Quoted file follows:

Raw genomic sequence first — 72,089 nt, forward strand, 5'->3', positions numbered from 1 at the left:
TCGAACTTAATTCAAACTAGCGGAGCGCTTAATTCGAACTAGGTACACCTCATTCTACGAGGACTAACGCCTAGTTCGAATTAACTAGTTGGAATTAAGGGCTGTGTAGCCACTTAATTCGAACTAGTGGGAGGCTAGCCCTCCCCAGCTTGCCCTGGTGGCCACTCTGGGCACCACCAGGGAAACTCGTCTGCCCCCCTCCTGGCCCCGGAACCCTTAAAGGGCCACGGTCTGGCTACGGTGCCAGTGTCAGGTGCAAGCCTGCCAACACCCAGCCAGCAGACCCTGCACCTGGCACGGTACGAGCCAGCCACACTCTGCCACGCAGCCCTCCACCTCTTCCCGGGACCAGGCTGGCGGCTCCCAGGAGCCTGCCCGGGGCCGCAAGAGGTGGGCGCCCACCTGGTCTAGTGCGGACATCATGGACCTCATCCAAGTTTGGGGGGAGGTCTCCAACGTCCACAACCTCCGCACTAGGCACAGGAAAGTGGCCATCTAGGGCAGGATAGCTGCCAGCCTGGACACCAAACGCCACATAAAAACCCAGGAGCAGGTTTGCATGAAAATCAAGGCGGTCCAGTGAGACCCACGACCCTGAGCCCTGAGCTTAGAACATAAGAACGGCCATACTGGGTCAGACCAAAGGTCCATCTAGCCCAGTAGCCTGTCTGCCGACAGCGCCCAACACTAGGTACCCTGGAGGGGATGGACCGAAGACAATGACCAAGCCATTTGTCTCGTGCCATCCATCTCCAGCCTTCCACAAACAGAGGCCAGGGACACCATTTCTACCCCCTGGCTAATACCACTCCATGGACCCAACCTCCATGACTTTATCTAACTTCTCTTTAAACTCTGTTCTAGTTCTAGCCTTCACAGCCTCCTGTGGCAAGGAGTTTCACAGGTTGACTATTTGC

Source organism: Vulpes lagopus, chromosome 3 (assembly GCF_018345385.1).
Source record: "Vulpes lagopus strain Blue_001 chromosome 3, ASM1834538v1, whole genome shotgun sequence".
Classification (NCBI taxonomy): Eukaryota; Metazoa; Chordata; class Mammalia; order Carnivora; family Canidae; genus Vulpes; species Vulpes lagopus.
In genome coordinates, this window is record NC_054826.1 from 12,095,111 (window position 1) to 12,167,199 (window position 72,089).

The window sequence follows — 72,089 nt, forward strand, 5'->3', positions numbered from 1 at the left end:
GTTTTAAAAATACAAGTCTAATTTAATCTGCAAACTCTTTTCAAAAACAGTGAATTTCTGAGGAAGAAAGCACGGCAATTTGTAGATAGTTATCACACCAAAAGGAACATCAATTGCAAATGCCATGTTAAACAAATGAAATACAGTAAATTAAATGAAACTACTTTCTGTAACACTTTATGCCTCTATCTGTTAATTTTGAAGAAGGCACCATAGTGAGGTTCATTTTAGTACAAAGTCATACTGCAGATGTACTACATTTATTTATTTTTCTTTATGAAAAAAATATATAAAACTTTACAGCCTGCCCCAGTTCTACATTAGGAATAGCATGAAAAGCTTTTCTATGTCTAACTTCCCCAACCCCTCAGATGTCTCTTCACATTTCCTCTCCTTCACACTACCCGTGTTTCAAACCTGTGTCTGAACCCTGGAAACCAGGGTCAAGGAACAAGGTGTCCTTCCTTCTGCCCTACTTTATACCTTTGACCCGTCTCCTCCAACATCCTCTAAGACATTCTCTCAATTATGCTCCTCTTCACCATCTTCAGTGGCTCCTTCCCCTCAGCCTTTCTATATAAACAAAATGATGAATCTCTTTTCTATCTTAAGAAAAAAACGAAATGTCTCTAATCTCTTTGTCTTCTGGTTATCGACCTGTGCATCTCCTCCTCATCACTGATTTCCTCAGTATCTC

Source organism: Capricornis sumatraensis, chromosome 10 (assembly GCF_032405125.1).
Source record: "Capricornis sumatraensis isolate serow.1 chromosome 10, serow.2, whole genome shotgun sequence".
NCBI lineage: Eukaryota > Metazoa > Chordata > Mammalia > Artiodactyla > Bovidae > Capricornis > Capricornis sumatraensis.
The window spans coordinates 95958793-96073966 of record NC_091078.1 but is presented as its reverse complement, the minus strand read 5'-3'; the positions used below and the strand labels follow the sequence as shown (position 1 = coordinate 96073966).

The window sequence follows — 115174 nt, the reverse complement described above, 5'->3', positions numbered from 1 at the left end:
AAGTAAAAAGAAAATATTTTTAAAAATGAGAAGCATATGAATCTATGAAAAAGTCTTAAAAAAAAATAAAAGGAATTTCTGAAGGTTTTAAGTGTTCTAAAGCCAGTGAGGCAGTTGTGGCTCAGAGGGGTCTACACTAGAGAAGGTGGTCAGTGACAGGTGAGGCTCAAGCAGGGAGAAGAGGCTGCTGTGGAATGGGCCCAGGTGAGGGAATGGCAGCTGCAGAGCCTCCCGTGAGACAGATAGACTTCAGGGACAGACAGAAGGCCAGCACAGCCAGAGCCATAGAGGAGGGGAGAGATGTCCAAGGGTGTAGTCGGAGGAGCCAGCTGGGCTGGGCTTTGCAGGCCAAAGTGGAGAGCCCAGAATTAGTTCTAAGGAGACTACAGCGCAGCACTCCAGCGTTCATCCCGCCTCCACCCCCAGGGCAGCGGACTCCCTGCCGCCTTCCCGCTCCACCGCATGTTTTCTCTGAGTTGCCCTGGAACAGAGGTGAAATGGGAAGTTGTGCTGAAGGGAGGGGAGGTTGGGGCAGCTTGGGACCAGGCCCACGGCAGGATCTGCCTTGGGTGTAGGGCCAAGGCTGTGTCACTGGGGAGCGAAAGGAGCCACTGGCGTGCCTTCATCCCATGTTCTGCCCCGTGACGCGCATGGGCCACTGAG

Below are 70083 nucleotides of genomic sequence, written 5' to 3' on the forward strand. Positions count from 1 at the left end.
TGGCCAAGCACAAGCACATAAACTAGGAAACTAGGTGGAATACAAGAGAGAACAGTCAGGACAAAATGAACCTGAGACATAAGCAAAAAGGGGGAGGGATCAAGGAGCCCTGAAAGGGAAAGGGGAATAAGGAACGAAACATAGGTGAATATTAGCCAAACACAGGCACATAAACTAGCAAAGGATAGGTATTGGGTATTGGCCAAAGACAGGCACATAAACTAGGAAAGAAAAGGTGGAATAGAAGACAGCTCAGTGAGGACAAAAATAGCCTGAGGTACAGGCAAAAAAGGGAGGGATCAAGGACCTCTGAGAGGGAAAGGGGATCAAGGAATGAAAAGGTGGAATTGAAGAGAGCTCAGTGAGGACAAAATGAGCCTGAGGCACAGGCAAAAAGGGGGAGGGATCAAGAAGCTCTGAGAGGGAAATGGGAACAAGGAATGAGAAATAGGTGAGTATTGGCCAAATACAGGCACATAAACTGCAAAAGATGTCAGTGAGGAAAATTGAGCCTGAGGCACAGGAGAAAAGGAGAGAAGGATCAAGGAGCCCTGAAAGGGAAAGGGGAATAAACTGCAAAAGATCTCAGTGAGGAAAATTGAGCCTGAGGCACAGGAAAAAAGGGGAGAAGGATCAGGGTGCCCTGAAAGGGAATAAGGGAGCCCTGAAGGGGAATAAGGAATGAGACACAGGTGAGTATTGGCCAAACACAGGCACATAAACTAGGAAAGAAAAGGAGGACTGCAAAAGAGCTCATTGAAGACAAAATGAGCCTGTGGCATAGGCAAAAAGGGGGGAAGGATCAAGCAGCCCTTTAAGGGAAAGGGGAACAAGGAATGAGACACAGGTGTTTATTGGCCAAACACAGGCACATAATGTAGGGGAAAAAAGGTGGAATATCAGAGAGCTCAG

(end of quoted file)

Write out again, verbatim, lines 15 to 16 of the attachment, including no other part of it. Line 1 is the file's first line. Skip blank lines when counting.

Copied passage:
Below are 70083 nucleotides of genomic sequence, written 5' to 3' on the forward strand. Positions count from 1 at the left end.
TGGCCAAGCACAAGCACATAAACTAGGAAACTAGGTGGAATACAAGAGAGAACAGTCAGGACAAAATGAACCTGAGACATAAGCAAAAAGGGGGAGGGATCAAGGAGCCCTGAAAGGGAAAGGGGAATAAGGAACGAAACATAGGTGAATATTAGCCAAACACAGGCACATAAACTAGCAAAGGATAGGTATTGGGTATTGGCCAAAGACAGGCACATAAACTAGGAAAGAAAAGGTGGAATAGAAGACAGCTCAGTGAGGACAAAAATAGCCTGAGGTACAGGCAAAAAAGGGAGGGATCAAGGACCTCTGAGAGGGAAAGGGGATCAAGGAATGAAAAGGTGGAATTGAAGAGAGCTCAGTGAGGACAAAATGAGCCTGAGGCACAGGCAAAAAGGGGGAGGGATCAAGAAGCTCTGAGAGGGAAATGGGAACAAGGAATGAGAAATAGGTGAGTATTGGCCAAATACAGGCACATAAACTGCAAAAGATGTCAGTGAGGAAAATTGAGCCTGAGGCACAGGAGAAAAGGAGAGAAGGATCAAGGAGCCCTGAAAGGGAAAGGGGAATAAACTGCAAAAGATCTCAGTGAGGAAAATTGAGCCTGAGGCACAGGAAAAAAGGGGAGAAGGATCAGGGTGCCCTGAAAGGGAATAAGGGAGCCCTGAAGGGGAATAAGGAATGAGACACAGGTGAGTATTGGCCAAACACAGGCACATAAACTAGGAAAGAAAAGGAGGACTGCAAAAGAGCTCATTGAAGACAAAATGAGCCTGTGGCATAGGCAAAAAGGGGGGAAGGATCAAGCAGCCCTTTAAGGGAAAGGGGAACAAGGAATGAGACACAGGTGTTTATTGGCCAAACACAGGCACATAATGTAGGGGAAAAAAGGTGGAATATCAGAGAGCTCAG